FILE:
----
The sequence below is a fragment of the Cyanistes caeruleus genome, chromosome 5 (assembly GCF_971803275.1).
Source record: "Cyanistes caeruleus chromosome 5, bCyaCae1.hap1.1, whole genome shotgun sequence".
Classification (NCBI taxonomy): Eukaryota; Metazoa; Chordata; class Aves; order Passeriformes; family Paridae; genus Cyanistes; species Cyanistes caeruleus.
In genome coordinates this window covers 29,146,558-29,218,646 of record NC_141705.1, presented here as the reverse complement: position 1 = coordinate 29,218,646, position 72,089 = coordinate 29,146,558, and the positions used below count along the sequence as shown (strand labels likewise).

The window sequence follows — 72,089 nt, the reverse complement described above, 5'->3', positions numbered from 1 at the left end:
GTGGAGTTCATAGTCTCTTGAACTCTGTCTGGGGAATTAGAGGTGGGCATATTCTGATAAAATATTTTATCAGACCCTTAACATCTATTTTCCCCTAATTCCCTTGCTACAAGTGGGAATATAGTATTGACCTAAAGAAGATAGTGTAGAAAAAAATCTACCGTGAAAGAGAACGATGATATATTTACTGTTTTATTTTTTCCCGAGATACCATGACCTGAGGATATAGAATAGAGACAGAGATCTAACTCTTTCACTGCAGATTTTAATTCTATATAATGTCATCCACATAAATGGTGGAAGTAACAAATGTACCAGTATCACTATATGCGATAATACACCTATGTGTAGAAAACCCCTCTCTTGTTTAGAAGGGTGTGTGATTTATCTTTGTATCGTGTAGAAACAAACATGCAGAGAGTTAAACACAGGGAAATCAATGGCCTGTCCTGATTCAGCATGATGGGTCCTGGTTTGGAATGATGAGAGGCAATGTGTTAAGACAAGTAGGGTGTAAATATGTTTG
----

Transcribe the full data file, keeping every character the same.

The sequence below is a fragment of the Cyanistes caeruleus genome, chromosome 5 (assembly GCF_971803275.1).
Source record: "Cyanistes caeruleus chromosome 5, bCyaCae1.hap1.1, whole genome shotgun sequence".
Classification (NCBI taxonomy): Eukaryota; Metazoa; Chordata; class Aves; order Passeriformes; family Paridae; genus Cyanistes; species Cyanistes caeruleus.
In genome coordinates this window covers 29,146,558-29,218,646 of record NC_141705.1, presented here as the reverse complement: position 1 = coordinate 29,218,646, position 72,089 = coordinate 29,146,558, and the positions used below count along the sequence as shown (strand labels likewise).

The window sequence follows — 72,089 nt, the reverse complement described above, 5'->3', positions numbered from 1 at the left end:
GTGGAGTTCATAGTCTCTTGAACTCTGTCTGGGGAATTAGAGGTGGGCATATTCTGATAAAATATTTTATCAGACCCTTAACATCTATTTTCCCCTAATTCCCTTGCTACAAGTGGGAATATAGTATTGACCTAAAGAAGATAGTGTAGAAAAAAATCTACCGTGAAAGAGAACGATGATATATTTACTGTTTTATTTTTTCCCGAGATACCATGACCTGAGGATATAGAATAGAGACAGAGATCTAACTCTTTCACTGCAGATTTTAATTCTATATAATGTCATCCACATAAATGGTGGAAGTAACAAATGTACCAGTATCACTATATGCGATAATACACCTATGTGTAGAAAACCCCTCTCTTGTTTAGAAGGGTGTGTGATTTATCTTTGTATCGTGTAGAAACAAACATGCAGAGAGTTAAACACAGGGAAATCAATGGCCTGTCCTGATTCAGCATGATGGGTCCTGGTTTGGAATGATGAGAGGCAATGTGTTAAGACAAGTAGGGTGTAAATATGTTTG